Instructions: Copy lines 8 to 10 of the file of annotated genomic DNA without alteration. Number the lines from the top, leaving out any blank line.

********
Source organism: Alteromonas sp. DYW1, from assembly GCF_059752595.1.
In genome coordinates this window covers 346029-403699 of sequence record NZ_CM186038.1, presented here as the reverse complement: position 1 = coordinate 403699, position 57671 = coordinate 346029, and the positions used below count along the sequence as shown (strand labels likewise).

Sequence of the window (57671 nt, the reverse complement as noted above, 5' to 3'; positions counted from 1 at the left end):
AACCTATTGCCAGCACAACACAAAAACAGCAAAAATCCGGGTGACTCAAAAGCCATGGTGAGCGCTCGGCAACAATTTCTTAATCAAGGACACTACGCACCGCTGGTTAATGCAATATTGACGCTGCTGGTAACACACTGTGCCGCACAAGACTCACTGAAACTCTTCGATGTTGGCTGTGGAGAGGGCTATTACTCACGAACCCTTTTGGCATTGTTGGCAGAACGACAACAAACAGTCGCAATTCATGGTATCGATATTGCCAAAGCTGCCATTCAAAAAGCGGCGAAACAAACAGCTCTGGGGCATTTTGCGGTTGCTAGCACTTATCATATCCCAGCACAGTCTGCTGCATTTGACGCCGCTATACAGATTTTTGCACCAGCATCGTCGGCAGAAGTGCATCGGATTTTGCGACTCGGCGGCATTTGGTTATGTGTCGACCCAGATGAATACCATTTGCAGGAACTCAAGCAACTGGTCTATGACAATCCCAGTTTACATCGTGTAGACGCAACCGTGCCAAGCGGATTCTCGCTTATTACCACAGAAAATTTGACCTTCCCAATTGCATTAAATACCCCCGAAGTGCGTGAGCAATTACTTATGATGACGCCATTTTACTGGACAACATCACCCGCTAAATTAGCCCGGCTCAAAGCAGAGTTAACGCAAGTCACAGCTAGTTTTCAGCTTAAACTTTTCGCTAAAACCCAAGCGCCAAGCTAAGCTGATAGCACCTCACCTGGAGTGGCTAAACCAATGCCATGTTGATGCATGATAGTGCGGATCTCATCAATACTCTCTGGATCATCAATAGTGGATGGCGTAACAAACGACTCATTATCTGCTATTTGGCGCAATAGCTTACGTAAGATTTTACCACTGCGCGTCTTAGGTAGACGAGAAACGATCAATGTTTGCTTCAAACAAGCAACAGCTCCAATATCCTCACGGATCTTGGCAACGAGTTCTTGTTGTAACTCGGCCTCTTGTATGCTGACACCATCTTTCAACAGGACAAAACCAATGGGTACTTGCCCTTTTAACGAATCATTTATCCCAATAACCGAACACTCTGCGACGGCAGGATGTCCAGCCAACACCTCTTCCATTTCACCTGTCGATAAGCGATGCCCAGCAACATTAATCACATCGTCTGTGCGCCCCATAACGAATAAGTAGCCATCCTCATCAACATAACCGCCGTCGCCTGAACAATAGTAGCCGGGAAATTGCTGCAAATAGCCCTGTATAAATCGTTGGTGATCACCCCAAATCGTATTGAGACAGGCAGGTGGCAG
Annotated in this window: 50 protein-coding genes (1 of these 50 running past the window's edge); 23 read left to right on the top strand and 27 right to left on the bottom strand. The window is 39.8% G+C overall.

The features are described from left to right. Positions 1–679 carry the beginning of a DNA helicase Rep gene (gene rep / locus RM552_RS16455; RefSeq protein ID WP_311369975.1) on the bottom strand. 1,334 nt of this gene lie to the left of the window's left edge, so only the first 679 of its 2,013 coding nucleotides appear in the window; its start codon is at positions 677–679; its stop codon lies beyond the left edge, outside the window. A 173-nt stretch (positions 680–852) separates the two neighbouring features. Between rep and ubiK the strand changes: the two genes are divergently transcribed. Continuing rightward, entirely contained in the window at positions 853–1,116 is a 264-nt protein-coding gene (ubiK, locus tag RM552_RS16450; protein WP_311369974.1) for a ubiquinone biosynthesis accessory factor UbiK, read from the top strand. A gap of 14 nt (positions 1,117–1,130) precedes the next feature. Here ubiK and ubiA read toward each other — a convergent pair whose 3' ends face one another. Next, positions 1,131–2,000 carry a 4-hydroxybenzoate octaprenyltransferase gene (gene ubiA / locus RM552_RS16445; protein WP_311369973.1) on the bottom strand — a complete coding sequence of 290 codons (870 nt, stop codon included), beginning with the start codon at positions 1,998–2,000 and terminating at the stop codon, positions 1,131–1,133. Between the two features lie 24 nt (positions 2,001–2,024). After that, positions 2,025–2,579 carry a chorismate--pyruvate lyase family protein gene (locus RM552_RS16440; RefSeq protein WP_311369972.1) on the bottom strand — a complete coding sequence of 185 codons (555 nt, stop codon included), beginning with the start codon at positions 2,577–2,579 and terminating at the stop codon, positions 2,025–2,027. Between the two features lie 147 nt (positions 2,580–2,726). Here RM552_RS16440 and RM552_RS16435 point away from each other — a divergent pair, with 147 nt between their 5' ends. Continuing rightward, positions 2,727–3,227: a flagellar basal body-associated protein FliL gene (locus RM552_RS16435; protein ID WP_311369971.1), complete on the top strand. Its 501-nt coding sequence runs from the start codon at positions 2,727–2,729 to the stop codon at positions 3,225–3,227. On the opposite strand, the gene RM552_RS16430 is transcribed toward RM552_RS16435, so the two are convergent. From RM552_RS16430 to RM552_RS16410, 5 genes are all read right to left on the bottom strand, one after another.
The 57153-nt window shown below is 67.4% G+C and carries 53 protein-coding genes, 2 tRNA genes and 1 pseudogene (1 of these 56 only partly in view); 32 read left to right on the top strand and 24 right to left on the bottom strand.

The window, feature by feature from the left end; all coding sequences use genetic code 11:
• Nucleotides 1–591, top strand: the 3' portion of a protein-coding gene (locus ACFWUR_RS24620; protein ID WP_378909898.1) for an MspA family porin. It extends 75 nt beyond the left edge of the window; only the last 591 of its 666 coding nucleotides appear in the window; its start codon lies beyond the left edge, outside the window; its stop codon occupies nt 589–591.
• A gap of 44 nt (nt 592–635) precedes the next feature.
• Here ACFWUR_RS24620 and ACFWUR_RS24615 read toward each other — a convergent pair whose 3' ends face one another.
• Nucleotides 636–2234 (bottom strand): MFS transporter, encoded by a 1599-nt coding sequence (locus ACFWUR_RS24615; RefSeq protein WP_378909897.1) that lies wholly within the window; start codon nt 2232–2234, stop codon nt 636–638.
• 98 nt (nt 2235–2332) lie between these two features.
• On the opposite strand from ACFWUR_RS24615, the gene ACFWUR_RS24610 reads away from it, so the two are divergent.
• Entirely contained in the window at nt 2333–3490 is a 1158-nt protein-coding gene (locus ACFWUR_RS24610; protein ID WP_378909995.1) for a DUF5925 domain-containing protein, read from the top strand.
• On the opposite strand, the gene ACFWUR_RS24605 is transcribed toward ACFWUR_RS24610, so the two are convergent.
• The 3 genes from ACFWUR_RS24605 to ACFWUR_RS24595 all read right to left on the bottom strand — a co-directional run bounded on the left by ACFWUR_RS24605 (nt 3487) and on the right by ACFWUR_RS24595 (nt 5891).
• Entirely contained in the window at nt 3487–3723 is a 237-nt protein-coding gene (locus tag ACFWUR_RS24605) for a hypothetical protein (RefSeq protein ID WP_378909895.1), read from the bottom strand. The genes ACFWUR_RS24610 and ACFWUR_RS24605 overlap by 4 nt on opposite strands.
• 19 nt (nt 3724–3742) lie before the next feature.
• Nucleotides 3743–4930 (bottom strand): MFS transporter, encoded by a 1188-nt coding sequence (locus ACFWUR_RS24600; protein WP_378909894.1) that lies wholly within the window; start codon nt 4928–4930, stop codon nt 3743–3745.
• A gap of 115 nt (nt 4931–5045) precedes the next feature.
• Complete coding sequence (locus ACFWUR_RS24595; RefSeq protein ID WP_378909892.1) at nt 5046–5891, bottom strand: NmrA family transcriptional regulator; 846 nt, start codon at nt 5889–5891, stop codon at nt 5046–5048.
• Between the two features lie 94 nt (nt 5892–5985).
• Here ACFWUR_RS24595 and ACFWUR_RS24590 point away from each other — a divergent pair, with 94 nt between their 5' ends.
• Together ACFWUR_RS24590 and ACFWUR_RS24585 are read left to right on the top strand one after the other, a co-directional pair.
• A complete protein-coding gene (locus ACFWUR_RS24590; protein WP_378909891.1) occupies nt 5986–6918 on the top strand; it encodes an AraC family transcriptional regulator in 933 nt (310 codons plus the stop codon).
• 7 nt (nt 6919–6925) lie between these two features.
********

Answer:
The window, feature by feature from the left end; all coding sequences use genetic code 11:
• Nucleotides 1–591, top strand: the 3' portion of a protein-coding gene (locus ACFWUR_RS24620; protein ID WP_378909898.1) for an MspA family porin. It extends 75 nt beyond the left edge of the window; only the last 591 of its 666 coding nucleotides appear in the window; its start codon lies beyond the left edge, outside the window; its stop codon occupies nt 589–591.
• A gap of 44 nt (nt 592–635) precedes the next feature.